1. TMT Tactical
      Outstanding info for those of us with black thumbs. Please keep these great posts coming.
       
      TMT Tactical, Jun 30, 2022
  10. poltiregist

    poltiregist Legendary Survivalist
      515/575

    Blog Posts:
    0
    My project for the last two days has been picking and processing sassafras leaves for " file " , to put in gumbo . This year I decided to go more primitive and crush my dried leaves with a wooden " mortar and pestle " instead of using an electric blender . --- I was once told by someone that had attended some sort of survival school that sassafras leaves were supposed to be picked on a certain month when the moon was in the right phase . I don't bother with that so perhaps I am not doing it right according to the survival class instructor , but do know my wife prefers my homemade file over the expensive store bought .
     
    DirtDiva and TMT Tactical like this.
    1. DirtDiva
      I actually have a sassafras tree planted in m y yard for that specific purpose.
       
      DirtDiva, Jun 30, 2022
  11. DirtDiva

    DirtDiva Master Survivalist
      285/345

    Blog Posts:
    0
    This last week has been a busy one in the garden. Picking cabbage, gooseberries, beans, squash, black currants, onions, beets, and carrots.

    100_7731.JPG
    I have started processing onions. Running them through both the dehydrator and freezing some. Gooseberry bushes are loaded and I have spent many an hour tipping and tailing them to get ready for various uses. Gooseberry pie fillings, gooseberry juice to add to iced tea and used as a juice concentrate and gooseberry jam.

    100_7737.JPG

    Gooseberry juice concentrate.


    100_7743.JPG

    Gooseberry Jam.

    I have to be in court tomorrow for jury duty but Saturday I hope to start pcking and canning Louisiana red beans. Then I will pull the row and replant for the 4th of July. Same with cabbage I am picking now to freeze and will replant for the 4th for fall kraut along with a fall planting of carrots also.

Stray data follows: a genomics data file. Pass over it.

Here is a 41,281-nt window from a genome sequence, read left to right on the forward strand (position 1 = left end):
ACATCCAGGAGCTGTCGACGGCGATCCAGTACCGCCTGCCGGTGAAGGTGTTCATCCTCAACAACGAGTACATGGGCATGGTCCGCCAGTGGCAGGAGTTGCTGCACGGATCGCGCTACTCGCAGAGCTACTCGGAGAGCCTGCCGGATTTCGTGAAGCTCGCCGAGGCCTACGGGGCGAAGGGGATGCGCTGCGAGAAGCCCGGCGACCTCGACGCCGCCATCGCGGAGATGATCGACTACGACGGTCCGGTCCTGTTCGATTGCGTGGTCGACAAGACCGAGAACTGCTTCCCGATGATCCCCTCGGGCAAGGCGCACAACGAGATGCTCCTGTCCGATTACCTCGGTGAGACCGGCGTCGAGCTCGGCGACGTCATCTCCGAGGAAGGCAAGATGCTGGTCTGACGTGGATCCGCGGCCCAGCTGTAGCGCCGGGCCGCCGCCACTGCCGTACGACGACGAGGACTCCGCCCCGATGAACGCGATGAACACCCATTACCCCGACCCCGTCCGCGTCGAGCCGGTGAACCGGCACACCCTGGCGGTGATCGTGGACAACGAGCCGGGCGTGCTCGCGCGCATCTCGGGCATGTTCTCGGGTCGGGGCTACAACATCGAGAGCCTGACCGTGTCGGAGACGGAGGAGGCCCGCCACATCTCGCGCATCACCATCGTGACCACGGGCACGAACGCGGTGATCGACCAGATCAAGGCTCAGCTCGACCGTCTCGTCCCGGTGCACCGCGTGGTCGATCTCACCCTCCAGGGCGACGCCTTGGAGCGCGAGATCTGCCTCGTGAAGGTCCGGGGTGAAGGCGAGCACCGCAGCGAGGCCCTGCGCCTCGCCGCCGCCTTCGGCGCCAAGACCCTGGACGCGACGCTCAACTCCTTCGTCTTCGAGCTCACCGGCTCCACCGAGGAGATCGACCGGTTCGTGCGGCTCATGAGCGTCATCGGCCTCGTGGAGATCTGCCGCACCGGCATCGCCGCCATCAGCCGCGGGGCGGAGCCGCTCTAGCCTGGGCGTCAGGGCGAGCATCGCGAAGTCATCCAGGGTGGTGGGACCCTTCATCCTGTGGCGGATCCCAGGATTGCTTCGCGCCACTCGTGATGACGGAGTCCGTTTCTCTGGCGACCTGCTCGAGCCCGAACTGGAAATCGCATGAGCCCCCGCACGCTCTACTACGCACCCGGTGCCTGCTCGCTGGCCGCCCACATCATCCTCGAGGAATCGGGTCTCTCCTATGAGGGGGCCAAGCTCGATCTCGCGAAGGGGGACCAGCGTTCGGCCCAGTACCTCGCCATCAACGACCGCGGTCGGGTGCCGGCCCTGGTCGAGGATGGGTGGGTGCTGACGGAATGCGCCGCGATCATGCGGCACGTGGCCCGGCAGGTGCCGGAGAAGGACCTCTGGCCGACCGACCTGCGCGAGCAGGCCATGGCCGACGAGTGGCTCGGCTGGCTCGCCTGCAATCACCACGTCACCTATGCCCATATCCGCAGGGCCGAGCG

I have tomatoes on the vine now as well as picking yellow summer squash. Winter squash are putting on small ones as well as watermelon and cantaloupe. Cucumbers are also on the vine now. Okra coming along nicely. We got about 1.5 inches of rain earlier in the week and the temperatures are mellowing out and cooling a bit. More rain predicted for Sunday. Sweet potatoes are everywhere and growing to beat the band in the summer heat. We have managed to pretty well keep everything watered with our rain barrels so far.

    I see a few Japanese beetles around but far fewer than we have had in years past. Blueberries and peaches are absolutely hanging in the gardens right now as are grapes. If they ripen on schedule it should be bumper crops in July. trying not to count my chickens before they hatch though. I also see a couple of the first ripe blackberries of the year ripening on the south fence line. A dozen ducks due to hatch Sunday. Elderberry blossoms are dropping and the fruit is thick.

    Consistently vigilant, thankful and busy. Hoping you all are equally blessed.
     
    poltiregist and TMT Tactical like this.
    1. TMT Tactical
      If I was anymore green with envy, I would look like a bush. Great going DD. keep the post coming, it provides hope and inspiration for us beginners.
       
      TMT Tactical, Jun 30, 2022
  12. Old Geezer

    Old Geezer Legendary Survivalist
      515/575

    Blog Posts:
    0
    Interesting that you are using the leaves. I looked it up and sure enough, the leaves are edible.

    I'd dig it for my paternal grandmother who made tea with its roots. Very popular thing to do. Here in Southern Appalachia, it grows wild and there's lot's of it.

    Some are now saying that it is toxic. I find this very difficult to believe due to its being consumed so often.